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Coastal eutrophication and hypoxia remain a persistent environmental crisis despite the great efforts to reduce nutrient loading and mitigate associated environmental damages. Symptoms of this crisis have appeared to spread rapidly, reaching developing countries in Asia with emergences in Southern America and Africa. The pace of changes and the underlying drivers remain not so clear. To address the gap, we review the up-to-date status and mechanisms of eutrophication and hypoxia in global coastal oceans, upon which we examine the trajectories of changes over the 40 years or longer in six model coastal systems with varying socio-economic development statuses and different levels and histories of eutrophication. Although these coastal systems share common features of eutrophication, site-specific characteristics are also substantial, depending on the regional environmental setting and level of social-economic development along with policy implementation and management. Nevertheless, ecosystem recovery generally needs greater reduction in pressures compared to that initiated degradation and becomes less feasible to achieve past norms with a longer time anthropogenic pressures on the ecosystems. While the qualitative causality between drivers and consequences is well established, quantitative attribution of these drivers to eutrophication and hypoxia remains difficult especially when we consider the social economic drivers because the changes in coastal ecosystems are subject to multiple influences and the cause–effect relationship is often non-linear. Such relationships are further complicated by climate changes that have been accelerating over the past few decades. The knowledge gaps that limit our quantitative and mechanistic understanding of the human-coastal ocean nexus are identified, which is essential for science-based policy making. Recognizing lessons from past management practices, we advocate for a better, more efficient indexing system of coastal eutrophication and an advanced regional earth system modeling framework with optimal modules of human dimensions to facilitate the development and evaluation of effective policy and restoration actions.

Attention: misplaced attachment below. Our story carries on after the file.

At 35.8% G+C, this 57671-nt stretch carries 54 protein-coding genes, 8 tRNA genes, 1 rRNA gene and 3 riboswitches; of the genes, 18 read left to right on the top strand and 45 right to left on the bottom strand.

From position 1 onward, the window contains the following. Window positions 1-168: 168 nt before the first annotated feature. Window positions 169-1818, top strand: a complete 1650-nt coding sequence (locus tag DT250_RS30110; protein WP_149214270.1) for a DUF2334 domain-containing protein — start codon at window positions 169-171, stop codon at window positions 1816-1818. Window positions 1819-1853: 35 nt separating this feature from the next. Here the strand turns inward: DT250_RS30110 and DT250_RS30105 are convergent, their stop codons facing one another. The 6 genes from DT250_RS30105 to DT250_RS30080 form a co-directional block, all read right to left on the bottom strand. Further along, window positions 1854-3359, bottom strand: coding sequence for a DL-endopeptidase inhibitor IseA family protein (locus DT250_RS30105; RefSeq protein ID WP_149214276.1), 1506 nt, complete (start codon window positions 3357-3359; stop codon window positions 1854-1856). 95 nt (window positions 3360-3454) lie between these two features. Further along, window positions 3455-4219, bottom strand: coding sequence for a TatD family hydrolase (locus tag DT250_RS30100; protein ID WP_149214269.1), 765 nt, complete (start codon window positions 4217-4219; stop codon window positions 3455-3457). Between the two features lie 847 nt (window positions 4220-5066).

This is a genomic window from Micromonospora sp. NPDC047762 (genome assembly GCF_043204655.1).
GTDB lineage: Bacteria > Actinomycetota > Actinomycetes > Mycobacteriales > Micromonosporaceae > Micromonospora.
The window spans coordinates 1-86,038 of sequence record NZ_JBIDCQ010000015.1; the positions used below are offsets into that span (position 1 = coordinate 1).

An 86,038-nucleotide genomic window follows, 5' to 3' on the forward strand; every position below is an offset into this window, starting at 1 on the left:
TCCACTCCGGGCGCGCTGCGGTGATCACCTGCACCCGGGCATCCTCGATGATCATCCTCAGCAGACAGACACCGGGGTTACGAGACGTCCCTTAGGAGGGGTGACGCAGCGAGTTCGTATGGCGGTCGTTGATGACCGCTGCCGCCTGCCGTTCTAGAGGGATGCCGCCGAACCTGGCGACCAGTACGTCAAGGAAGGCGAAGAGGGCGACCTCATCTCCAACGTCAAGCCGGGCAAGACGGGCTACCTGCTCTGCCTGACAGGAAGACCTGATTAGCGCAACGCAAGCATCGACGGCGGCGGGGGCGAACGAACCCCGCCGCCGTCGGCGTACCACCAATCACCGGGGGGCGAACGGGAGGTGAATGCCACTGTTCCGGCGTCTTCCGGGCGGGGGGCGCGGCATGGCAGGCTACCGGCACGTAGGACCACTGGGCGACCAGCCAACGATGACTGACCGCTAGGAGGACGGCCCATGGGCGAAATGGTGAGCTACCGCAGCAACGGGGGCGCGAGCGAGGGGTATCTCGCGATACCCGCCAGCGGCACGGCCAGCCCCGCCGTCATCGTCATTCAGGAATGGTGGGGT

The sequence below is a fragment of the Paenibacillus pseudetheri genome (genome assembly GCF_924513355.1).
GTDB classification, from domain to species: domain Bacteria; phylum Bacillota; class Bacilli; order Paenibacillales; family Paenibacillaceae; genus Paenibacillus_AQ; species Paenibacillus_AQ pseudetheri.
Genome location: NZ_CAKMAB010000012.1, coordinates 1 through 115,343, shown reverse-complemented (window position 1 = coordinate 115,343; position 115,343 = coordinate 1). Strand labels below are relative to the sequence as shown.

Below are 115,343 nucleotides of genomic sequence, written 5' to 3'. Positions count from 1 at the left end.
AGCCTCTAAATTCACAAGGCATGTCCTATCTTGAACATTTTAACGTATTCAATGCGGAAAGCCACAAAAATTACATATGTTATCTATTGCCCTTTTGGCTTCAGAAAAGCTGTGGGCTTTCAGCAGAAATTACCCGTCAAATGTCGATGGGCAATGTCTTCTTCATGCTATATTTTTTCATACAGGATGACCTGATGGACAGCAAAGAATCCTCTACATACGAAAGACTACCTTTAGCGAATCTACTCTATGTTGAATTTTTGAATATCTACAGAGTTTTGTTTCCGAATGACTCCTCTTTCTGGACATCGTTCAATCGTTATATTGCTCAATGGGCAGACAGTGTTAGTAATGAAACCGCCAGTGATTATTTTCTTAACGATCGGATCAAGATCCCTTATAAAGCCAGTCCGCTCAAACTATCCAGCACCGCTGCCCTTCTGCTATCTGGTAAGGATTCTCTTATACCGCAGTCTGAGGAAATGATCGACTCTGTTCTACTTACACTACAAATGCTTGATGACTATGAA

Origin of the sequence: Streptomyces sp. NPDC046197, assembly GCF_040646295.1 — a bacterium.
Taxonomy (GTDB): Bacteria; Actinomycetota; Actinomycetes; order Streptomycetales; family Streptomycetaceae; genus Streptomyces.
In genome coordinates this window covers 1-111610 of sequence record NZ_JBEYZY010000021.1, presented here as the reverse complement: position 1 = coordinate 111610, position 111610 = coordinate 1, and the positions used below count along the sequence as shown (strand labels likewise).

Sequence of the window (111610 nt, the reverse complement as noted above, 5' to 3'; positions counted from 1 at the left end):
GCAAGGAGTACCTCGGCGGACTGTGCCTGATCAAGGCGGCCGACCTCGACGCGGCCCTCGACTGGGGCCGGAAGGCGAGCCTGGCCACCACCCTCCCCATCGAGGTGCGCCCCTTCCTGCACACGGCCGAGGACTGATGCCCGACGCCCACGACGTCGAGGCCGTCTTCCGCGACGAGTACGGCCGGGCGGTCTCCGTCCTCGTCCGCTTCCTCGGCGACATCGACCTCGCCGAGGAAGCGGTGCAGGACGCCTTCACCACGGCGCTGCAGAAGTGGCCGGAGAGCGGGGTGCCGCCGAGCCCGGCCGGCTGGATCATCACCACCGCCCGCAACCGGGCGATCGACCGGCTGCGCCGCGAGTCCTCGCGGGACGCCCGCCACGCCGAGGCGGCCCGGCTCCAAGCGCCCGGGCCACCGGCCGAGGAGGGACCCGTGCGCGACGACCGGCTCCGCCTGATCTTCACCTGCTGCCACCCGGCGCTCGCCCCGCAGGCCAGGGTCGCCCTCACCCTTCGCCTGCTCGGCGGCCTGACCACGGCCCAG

Periodic fish ingressions into intertidal areas during high tide are known to occur on tropical mudflats. This study aimed to elucidate the feeding ground function of coastal mudflats for three common stingray species in the Klang Strait, Malaysia. Stingrays (disc width range from 5.65–54.50 cm) sampled over 17 months using a large barrier net (~2 ha enclosure) at two sampling sites were examined for their diet composition, prey frequency and prey volume according to predator species and maturity. The index of relative importance and Schoener's index of diet overlap were calculated. The three stingray species fed on relatively similar prey items which varied in size and contribution. Brevitrygon heterura fed on the widest range of prey taxa (28) whereas Hemitrygon bennetti (22) and Telatrygon biasa (17) showed higher prey specialization. The Penaeidae (dominantly Metapenaeus brevicornis and M. affinis) were the most important food item in the stingray diet which also included Actinopterygii, Amphipoda, Brachyura and Calanoida. The stingray diet showed an ontogenetic shift, with young stingrays tending to be generalists whereas the more mature stingrays (except H. bennetti) become more specialized in their feeding habits. This shift in feeding strategy reflects the diversity of prey taxa abundantly available to young stingrays on the mudflats, while the larger stingrays adapt to feed on larger prey once they enter deeper waters.
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